Minister of Planning Ashraf El-Araby announced Sunday that the disputed civil service law was re-submitted to the House of Representatives for approval after amendments were by the ministries of finance and planning.
El-Araby said in a TV interview that amendments to penalties and complaints articles in the 18/2015 law were demanded by the parliament’s committee on labour power, which discussed the law before it was turned down in a vote turned it down.
“I didn’t expect that the law would be during the general session,” said El-Araby, though he did expect reservations nonetheless.
Despite official calls by the government and the majority of parliament to approve the law before it was voted upon, the parliament rejected the decree on 20 January with a majority of 332 votes.
A note sent by the parliament speaker to the presidency following the rejection included 20 reasons about the technicalities of penalties, compensations, and allowances to the constitutionality of the law.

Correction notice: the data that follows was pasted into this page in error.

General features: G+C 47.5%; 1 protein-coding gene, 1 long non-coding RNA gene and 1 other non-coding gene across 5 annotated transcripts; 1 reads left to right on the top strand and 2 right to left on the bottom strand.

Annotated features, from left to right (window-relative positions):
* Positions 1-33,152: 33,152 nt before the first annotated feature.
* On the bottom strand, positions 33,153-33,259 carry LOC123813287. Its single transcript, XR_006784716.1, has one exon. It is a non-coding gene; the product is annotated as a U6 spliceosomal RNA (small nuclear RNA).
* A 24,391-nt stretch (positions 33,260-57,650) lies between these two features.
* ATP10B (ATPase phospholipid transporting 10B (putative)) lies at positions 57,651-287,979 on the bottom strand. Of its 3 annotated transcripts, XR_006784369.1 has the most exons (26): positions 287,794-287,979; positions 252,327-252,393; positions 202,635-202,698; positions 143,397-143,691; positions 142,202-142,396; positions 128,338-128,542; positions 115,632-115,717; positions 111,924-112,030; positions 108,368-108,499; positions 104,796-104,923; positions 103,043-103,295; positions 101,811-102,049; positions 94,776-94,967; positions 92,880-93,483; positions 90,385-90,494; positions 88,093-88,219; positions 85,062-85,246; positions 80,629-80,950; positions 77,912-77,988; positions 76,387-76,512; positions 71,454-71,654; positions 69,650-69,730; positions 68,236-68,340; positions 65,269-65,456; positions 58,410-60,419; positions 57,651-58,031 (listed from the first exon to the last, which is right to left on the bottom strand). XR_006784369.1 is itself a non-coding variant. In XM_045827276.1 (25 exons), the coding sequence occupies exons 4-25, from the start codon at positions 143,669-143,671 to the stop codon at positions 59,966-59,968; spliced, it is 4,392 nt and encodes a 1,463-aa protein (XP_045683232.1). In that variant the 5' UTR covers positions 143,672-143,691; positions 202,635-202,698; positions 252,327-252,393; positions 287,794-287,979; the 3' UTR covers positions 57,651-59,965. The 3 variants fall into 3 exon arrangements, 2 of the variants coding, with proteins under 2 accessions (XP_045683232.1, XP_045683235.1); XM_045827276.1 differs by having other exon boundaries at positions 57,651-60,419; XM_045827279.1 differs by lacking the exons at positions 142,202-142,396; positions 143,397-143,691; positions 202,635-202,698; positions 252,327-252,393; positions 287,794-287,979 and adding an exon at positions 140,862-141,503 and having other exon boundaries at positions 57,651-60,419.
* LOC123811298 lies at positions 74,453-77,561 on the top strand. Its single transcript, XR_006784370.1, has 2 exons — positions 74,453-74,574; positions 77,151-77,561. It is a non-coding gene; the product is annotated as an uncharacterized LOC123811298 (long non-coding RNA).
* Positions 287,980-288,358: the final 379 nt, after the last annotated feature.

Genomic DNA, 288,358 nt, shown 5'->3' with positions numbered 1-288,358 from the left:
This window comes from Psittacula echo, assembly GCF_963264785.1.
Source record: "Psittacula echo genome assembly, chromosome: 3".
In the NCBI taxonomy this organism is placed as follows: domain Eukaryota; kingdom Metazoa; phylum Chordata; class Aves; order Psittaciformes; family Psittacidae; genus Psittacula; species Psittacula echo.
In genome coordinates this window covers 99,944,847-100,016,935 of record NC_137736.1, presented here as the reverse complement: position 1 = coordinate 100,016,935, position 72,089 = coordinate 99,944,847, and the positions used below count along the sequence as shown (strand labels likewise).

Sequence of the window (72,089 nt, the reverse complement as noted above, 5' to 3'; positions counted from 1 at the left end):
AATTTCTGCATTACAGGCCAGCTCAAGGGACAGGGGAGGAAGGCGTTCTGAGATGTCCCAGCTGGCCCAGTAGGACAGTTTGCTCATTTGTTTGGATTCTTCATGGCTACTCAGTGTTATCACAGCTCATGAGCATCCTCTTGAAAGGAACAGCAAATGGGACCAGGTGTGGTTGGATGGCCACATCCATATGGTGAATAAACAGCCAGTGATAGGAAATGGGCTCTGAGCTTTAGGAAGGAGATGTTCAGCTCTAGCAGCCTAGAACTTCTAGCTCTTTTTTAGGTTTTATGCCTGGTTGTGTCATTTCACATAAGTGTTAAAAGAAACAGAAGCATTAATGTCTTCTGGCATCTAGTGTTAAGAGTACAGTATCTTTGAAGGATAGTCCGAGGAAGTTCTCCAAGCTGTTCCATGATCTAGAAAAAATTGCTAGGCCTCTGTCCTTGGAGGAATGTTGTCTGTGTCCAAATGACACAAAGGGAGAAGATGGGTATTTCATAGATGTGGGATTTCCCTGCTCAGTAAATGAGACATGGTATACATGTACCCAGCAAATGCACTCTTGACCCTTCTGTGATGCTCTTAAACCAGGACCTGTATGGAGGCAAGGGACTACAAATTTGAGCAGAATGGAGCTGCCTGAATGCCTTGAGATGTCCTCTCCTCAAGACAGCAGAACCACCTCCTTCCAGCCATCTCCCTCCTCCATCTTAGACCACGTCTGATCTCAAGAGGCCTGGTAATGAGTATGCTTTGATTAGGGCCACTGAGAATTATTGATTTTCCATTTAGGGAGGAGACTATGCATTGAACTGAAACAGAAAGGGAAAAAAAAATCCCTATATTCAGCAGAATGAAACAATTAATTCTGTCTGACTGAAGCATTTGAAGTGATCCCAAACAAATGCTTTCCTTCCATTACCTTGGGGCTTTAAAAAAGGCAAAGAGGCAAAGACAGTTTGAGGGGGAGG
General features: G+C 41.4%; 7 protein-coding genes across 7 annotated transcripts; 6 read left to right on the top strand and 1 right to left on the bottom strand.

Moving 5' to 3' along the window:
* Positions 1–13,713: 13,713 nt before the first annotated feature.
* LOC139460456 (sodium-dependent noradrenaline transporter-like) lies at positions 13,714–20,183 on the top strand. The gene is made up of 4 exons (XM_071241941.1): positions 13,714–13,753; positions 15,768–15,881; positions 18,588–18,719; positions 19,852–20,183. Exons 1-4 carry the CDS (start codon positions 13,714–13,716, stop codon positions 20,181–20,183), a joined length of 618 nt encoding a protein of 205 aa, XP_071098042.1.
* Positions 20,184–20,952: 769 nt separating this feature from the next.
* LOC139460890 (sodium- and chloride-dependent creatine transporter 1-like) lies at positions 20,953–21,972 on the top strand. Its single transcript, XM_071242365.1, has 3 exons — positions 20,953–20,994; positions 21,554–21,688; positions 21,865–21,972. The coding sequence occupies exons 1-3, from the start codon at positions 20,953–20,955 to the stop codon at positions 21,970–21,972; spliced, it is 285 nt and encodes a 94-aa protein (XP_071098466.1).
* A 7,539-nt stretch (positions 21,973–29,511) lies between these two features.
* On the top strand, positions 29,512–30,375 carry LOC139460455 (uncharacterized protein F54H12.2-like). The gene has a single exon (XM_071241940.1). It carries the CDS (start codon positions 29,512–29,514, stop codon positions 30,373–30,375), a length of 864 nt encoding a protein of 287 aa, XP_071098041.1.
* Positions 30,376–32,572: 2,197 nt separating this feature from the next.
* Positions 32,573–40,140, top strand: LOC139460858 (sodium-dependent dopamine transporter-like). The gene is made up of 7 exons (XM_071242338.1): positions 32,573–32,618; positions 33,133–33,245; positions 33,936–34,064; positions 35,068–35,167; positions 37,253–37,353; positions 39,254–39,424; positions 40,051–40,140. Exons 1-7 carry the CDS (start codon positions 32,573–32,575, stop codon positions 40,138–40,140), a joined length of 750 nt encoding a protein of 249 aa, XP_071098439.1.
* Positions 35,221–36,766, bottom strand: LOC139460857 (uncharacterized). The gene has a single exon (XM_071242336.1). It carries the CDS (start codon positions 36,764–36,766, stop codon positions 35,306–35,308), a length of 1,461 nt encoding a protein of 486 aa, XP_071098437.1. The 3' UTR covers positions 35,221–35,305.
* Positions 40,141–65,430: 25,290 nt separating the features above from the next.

The note detailed the unconstitutionality of the law; its first article states exceptions for certain governmental authorities from implementing the law, state-run Al-Ahram newspaper reported at the time.
The minister of planning said after the amendments, the law will not be implemented on the aforementioned authorities and bodies which include the presidency, judiciary, military, and others.
The anti-civil service law coalition Tadamon launched Sunday a campaign to oust ministers of planning El-Araby and of Finance Hany Qadry.
Tadamon, which consists of 20 labour and professional syndicates and unions, called for the dismissal and prosecution of the ministers responsible for issuing the law which they said endangers the rights of public sector employees.